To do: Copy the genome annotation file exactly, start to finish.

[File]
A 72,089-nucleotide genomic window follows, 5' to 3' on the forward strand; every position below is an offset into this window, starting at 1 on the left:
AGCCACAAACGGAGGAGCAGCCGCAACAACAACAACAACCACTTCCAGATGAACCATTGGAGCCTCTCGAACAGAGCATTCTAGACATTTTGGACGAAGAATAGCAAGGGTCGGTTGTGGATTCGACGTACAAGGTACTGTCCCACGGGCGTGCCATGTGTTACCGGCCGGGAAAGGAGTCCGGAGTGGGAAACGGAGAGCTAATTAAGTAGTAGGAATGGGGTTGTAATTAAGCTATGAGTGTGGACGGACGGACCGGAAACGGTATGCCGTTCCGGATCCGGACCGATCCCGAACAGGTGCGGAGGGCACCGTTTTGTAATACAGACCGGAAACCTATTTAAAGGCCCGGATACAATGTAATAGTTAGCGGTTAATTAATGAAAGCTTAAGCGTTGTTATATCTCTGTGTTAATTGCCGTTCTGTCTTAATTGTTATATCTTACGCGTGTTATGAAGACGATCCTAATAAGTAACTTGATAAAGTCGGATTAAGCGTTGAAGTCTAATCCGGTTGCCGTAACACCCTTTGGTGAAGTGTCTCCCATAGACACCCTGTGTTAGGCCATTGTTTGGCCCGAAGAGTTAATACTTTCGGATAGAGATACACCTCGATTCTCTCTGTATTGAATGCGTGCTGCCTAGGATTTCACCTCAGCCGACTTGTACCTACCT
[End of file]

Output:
A 72,089-nucleotide genomic window follows, 5' to 3' on the forward strand; every position below is an offset into this window, starting at 1 on the left:
AGCCACAAACGGAGGAGCAGCCGCAACAACAACAACAACCACTTCCAGATGAACCATTGGAGCCTCTCGAACAGAGCATTCTAGACATTTTGGACGAAGAATAGCAAGGGTCGGTTGTGGATTCGACGTACAAGGTACTGTCCCACGGGCGTGCCATGTGTTACCGGCCGGGAAAGGAGTCCGGAGTGGGAAACGGAGAGCTAATTAAGTAGTAGGAATGGGGTTGTAATTAAGCTATGAGTGTGGACGGACGGACCGGAAACGGTATGCCGTTCCGGATCCGGACCGATCCCGAACAGGTGCGGAGGGCACCGTTTTGTAATACAGACCGGAAACCTATTTAAAGGCCCGGATACAATGTAATAGTTAGCGGTTAATTAATGAAAGCTTAAGCGTTGTTATATCTCTGTGTTAATTGCCGTTCTGTCTTAATTGTTATATCTTACGCGTGTTATGAAGACGATCCTAATAAGTAACTTGATAAAGTCGGATTAAGCGTTGAAGTCTAATCCGGTTGCCGTAACACCCTTTGGTGAAGTGTCTCCCATAGACACCCTGTGTTAGGCCATTGTTTGGCCCGAAGAGTTAATACTTTCGGATAGAGATACACCTCGATTCTCTCTGTATTGAATGCGTGCTGCCTAGGATTTCACCTCAGCCGACTTGTACCTACCT